July 19 U.S. Federal Communications Commission moved on Friday to revamp a subsidy program aimed at bringing faster Internet to schools and libraries, after President Barack Obama's plea for a swifter transition to the digital era.
The FCC voted to propose various changes to how schools apply for and spend funds from the E-Rate program; for instance ensuring that the program would prioritize investments in faster broadband connections over some older technologies it also supports.
Obama urged the FCC last month to expand the E-Rate program so that 99 percent of U.S. schools would have access to high-speed broadband and wireless Internet within five years to spur use of digital technology in the classrooms.
"Today, the Federal Communications Commission took a first, important step toward realizing our vision of making 21st century classrooms available to every student in America," Obama said in a statement on Friday.
E-Rate, created in 1997, helps schools and libraries get discounts on Internet services and digital devices.
Funded by fees Americans pay on their monthly phone bills, the program's spending has been around $2 billion a year - $2.38 billion for 2013-2014 - but demand has more than twice exceeded that amount, FCC officials say.
Schools and libraries are clamoring for faster Internet speeds to promote digital learning, which is shown to improve test scores and graduation rates. Such skills are seen as critical for the future of the U.S. economy in a world where digital is the standard for classrooms.
"We've yet to realize the full potential (of E-Rate) to transform how the education is defined," former Education Secretary Margaret Spellings told the FCC on Friday. "The program should be aligned with today's technology."
And while most experts agree on the benefits and need to modernize E-Rate, opinions differ on how to fund the reforms.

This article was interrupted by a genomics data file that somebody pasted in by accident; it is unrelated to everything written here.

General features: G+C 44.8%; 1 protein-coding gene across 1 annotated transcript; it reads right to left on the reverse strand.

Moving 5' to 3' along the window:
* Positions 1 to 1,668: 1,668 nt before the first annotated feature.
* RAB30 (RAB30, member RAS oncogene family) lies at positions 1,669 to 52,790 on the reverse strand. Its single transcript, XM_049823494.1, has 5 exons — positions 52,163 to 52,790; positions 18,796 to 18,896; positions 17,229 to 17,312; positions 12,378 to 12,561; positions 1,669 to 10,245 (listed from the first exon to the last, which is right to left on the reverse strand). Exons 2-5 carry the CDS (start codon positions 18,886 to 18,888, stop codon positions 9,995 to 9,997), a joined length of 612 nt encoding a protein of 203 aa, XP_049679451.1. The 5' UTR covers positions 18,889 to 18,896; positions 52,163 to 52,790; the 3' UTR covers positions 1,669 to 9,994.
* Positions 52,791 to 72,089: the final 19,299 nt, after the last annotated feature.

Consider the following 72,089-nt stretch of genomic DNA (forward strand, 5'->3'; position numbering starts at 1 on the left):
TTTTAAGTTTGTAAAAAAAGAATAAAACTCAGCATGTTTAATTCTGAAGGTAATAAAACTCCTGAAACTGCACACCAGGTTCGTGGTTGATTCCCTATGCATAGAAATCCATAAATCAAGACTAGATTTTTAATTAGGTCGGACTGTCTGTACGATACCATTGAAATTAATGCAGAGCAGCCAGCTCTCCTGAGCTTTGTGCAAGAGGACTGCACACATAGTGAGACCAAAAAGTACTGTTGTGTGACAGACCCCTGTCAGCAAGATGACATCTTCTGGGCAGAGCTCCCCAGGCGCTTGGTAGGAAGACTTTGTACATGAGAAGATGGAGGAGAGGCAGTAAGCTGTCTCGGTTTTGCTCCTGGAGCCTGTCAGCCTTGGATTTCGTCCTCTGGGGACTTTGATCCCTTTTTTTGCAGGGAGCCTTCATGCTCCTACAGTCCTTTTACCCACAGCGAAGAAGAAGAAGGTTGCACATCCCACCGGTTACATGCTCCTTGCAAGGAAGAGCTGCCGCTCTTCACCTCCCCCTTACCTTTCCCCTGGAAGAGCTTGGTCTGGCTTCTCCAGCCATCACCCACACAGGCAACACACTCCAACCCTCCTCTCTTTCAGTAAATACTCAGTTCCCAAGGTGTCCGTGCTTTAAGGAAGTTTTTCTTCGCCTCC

Obama's plan suggested a temporary increase in the phone bill fees that finance E-Rate for an infusion of several billion dollars while FCC Commissioner Ajit Pai has cautioned against growing the program and instead urged focus on efficiencies.
"We should be mindful that expanding the program is not the same as reform," Pai, a Republican, said on Friday.
With Friday's proposal, the FCC seeks public input on scores of issues involved in updating E-Rate, including how to maximize cost effectiveness of purchases made through the program.
Other broad goals set by the proposal include a simpler, faster process of applying for funds, with speedier FCC reviews, and focus on improving broadband capacity by phasing out support for old services such as paging.
"We are quickly moving from a world where what matters is connectivity to what matters is capacity," said FCC Commissioner Jessica Rosenworcel.
Rosenworcel, a Democrat who had worked for one of the original E-Rate authors, Senator Jay Rockefeller, has proposed setting goals for Internet speeds in U.S. classrooms: 100 megabits per student by the 2015 school year and 1 Gigabit per 1,000 students by the end of the decade. (Reporting by Alina Selyukh in Toronto; Editing by Leslie Gevirtz)